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    I don't know how the Oxford pooling system is managed, but the equivalent process at Cambridge is fairly transparent and well documented on its website together with statistics. If the aim is for an applicant to stand an equal chance of admission irrespective of first-choice college, then popular colleges will see more suitable applicants than they have places, whilst less popular colleges will see fewer.

    So the over-subscribed colleges must 'export' their surplus to a pool, from which the under-subscribed colleges draw. I would like to discover how colleges choose the applicants they keep vs those they pool. I conjecture they keep the 'best'. It is up to the undersubscribed colleges to choose from the pool.

    This does lead to interesting questions about choosing first-preference colleges.
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    (Original post by Turdburger)
    If they include the interview in a ranking system with all the other variables, it seems a little pointless to then just ignore said ranking system!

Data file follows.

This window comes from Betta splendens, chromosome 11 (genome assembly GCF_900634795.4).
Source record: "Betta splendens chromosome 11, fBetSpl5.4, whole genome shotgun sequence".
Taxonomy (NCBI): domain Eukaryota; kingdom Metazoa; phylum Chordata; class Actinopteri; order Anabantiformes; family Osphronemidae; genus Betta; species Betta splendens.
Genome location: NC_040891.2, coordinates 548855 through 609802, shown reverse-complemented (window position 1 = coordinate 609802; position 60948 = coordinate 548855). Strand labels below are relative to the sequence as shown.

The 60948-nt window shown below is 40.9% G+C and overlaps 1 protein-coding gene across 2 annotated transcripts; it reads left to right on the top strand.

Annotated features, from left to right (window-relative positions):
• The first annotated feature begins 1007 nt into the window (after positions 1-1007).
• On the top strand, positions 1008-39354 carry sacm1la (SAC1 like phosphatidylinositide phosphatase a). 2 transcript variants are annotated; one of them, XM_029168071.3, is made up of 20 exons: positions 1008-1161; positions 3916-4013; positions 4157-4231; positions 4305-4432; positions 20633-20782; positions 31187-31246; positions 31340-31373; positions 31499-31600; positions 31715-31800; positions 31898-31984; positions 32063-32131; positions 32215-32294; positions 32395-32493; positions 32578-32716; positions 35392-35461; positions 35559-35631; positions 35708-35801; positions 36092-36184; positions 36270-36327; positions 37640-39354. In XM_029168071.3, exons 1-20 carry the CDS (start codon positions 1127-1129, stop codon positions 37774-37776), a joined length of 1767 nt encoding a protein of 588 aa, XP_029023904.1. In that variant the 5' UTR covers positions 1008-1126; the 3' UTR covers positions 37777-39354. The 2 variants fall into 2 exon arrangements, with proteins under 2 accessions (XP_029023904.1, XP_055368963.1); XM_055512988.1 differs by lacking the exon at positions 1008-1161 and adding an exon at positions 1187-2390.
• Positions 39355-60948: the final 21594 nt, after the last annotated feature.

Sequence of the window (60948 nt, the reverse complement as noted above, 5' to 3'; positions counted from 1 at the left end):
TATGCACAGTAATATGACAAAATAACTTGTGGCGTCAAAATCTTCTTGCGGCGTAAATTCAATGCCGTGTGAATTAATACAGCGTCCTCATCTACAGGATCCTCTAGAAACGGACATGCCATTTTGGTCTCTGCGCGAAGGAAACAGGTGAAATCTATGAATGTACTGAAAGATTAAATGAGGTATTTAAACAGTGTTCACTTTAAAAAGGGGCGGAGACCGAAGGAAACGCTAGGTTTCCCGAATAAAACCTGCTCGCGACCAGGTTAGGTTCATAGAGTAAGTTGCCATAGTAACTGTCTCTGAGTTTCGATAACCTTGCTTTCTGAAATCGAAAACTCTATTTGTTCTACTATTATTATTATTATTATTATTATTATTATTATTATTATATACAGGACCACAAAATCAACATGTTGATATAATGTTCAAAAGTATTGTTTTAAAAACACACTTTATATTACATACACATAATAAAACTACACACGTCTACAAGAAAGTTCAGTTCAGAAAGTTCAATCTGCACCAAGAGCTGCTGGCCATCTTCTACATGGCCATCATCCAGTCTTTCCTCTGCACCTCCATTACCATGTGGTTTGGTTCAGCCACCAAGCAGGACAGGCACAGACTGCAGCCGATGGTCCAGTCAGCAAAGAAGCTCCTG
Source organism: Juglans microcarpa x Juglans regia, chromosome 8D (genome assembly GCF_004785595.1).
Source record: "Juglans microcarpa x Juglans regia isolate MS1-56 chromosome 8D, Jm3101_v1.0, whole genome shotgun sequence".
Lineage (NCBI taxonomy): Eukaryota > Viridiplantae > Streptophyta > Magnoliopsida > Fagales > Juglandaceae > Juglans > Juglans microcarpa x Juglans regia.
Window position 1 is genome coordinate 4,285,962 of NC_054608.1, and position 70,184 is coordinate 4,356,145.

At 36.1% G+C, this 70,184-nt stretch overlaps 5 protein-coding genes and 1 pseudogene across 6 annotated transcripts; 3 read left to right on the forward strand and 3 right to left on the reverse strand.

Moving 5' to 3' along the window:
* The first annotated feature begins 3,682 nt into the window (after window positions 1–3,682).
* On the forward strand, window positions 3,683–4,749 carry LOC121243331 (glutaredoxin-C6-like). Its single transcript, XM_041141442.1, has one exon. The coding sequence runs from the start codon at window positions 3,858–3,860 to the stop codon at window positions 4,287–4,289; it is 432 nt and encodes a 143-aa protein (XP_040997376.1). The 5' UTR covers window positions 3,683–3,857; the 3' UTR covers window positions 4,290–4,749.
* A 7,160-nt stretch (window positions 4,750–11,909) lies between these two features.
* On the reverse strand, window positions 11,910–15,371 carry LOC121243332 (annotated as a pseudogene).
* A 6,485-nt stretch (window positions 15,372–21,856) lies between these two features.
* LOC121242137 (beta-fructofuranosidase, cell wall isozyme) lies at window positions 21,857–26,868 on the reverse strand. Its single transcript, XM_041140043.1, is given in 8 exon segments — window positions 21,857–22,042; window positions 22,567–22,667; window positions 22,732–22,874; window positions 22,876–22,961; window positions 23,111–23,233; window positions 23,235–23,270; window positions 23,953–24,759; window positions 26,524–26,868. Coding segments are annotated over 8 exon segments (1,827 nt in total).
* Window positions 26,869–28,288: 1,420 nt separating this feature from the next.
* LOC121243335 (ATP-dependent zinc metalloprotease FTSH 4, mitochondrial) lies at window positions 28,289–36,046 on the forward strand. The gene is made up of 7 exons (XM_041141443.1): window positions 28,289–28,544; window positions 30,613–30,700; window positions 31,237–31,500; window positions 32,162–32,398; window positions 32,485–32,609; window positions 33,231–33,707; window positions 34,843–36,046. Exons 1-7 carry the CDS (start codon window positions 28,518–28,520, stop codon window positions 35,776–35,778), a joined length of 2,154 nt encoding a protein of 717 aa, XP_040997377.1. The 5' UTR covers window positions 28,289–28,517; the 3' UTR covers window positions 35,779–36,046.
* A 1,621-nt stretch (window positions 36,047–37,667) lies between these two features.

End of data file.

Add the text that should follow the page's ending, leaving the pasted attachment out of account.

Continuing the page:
But the ranking system was imposed by the faculties as part of that move to take power away from the colleges. Colleges may not necessarily agree with the order in which their candidates are ranked, and as they have the power to ignore the ranking (within reason, obviously), I can see no real reason why they shouldn't.
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    (Original post by Good bloke)
    You hold some strange ideas about the quality of the colleges. You really should just treat them all as essentially equal - there is certainly no validity for a prospective undergraduate in internal ranking tables. To say that an Oxford college isn't notably academic is, frankly, fatuous.

    The two most likely explanations were given at post 6 above; there really is no cause to be seeking explanations.